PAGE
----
For the past year, the Five Colleges have been considering how to replace the Innovative Interfaces Integrated Library System that has allowed them to provide coordinated access to cataloging, circulation, and other vital library records. Research on the pros and cons of the available commercial systems has been completed, and now it is up to the Five College head librarians to select a system and recommend it to the Five Presidents for funding. We hope to be able to install a new Five College system within the next year.
Reference services have changed as well during the past twenty-nine years. When I came to Amherst, most of our reference service was reactive. Our Reference Librarians, for the most part, expected faculty and students to seek their assistance at the Reference Desk. Today, we continue to answer questions at the Reference Desk, but we also encourage our faculty to invite librarians to make specially tailored presentations in their classrooms. Last year, our Reference Librarians answered an average of 243 reference questions in a typical week, and our librarians were invited to make 59 classroom presentations. In addition, they scheduled 52 individual bibliographic appointments with students. They also have created and maintained an outstanding Amherst College Library web site that serves as the guide and gateway to the Library’s resources and services.
In reference to the Library’s Archives and Special Collections I wrote in 1975, “Few undergraduate libraries have the resources to attract the attention of outside scholars. The Amherst Library, however, is host to many each year who ask to consult its rare books, manuscripts, and archives.” Since then, the Archives and Special Collections Department has grown at a rapid rate. Through the generosity of the Friends and others, many new and valuable special collections have been added, and one major gift by Thomas Whitney ’37 resulted in the establishment of a separate branch library in Webster Hall. But equally important, the archivists, librarians, and staff of the Archives and Special Collections have encouraged expanded use of these collections. In fact, they have distinguished themselves for having promoted a high level of interest in the collections and a record of outstanding service to users. Beyond that, they have developed a college records program that ensures the preservation of deposited administrative and departmental records.
One of the important changes that has been made in the last twenty-nine years has been the establishment of a closer relationship with the Folger Shakespeare Library. Shortly after I came to Amherst, President Ward suggested that I visit the Folger Library and meet its Director, O.B. Hardison. O.B. was cordial, but it was clear that he did not have a lot of interest in the Amherst College Library. There was considerable improvement when Werner Gundersheimer ’59 was appointed, but it was the appointment of Richard Kuhta as the Librarian of the Folger Shakespeare Library that made the great difference. Richard and I have worked together closely on a number of projects, including the very successful Folger Shakespeare Library Undergraduate Fellowship Program. And since Richard is here today, I want to thank him publicly for all he has done to bring the Folger Shakespeare Library and the Amherst College Library closer together.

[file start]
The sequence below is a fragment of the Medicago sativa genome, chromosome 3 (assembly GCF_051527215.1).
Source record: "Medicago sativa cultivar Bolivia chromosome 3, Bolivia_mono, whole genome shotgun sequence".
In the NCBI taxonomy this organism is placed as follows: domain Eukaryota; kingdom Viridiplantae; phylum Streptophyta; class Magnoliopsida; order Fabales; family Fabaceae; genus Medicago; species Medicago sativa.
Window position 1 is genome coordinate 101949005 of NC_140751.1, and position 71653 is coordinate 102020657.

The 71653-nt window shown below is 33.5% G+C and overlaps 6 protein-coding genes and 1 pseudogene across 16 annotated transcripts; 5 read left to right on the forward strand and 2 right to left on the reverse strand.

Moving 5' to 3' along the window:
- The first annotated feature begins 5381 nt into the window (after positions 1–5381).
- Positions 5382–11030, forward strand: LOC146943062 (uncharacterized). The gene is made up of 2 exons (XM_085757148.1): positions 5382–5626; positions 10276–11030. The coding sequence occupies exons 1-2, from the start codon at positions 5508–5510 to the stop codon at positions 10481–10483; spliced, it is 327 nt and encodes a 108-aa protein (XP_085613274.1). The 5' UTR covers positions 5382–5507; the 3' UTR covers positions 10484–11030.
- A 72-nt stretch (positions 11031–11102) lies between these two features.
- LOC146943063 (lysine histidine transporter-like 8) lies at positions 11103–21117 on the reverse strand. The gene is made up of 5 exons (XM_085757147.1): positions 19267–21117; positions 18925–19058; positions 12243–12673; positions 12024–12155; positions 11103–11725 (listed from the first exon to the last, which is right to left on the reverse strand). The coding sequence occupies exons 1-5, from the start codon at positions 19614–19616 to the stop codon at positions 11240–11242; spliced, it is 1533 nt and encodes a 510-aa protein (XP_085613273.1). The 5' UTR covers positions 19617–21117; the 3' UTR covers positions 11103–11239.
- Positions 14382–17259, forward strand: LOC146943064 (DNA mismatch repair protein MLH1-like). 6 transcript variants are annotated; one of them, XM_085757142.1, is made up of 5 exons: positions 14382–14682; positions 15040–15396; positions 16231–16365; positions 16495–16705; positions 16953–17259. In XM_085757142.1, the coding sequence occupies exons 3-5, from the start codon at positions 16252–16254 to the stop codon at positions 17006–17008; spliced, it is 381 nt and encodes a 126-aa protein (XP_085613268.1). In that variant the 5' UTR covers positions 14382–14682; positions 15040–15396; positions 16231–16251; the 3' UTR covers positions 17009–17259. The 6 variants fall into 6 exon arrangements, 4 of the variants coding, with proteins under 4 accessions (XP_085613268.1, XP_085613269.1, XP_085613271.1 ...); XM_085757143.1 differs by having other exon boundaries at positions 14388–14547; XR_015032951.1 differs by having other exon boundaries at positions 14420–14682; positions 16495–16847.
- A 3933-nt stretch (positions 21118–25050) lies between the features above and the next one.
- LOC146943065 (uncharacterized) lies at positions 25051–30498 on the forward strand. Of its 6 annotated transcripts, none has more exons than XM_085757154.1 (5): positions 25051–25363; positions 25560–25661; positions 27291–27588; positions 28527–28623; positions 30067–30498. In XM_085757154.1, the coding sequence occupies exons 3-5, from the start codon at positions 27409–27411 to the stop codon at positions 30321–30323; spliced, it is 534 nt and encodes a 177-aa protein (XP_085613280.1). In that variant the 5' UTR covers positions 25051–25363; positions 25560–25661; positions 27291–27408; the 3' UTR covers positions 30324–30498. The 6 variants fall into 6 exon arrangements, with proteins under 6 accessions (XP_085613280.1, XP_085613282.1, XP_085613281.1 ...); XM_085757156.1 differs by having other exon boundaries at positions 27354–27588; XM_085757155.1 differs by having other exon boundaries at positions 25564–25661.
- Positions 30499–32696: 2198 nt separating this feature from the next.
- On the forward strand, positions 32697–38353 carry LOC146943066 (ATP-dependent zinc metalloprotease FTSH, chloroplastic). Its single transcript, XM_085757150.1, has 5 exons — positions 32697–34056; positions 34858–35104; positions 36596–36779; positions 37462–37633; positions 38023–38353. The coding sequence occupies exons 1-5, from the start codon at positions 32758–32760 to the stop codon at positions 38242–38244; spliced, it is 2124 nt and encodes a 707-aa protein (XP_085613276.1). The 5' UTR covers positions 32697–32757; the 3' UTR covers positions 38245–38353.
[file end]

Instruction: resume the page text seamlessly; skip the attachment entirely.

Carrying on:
Near the end of my 1975 report I wrote, “The Amherst College Library is a strong, viable organization with a dedicated staff ready to respond to the increasing demands of its users.” There is no question that during the past twenty-nine years, the strength of the Amherst College Library has depended heavily on the quality of its staff and their dedication to the goals of the Library. I am happy to say, without reservation, that I know of no finer academic library staff than the one we have right now. They are innovative, hard working, service oriented, and committed to serving the needs of the Library’s users. One could not ask for a better or more dedicated group of people.
In the summary to my 1975 report, I said, “The Friends of the Amherst College Library play a vital role in facilitating alumni and friends’ involvement in library-related activities.” Fortunately, that statement remains true, thanks to the loyalty and support all of you have given the Amherst College Library. But I want to take this opportunity to especially thank two people who have done so much for the Friends, Jack Hagstrom and Sam Ellenport. Their successive leadership of the Friends has made this organization the vibrant and effective organization it is today. Writing about the Friends twenty-nine years later, I would say, “The Friends of the Amherst College Library play an indispensable role in supporting the Library’s collections, programs, and services. The Friends provide new ideas, encouragement, and monetary support. They express their enthusiasm and appreciation for the work of the Library readily, and they take pride in knowing that they play an important role in helping to maintain the excellence of the Amherst College Library.”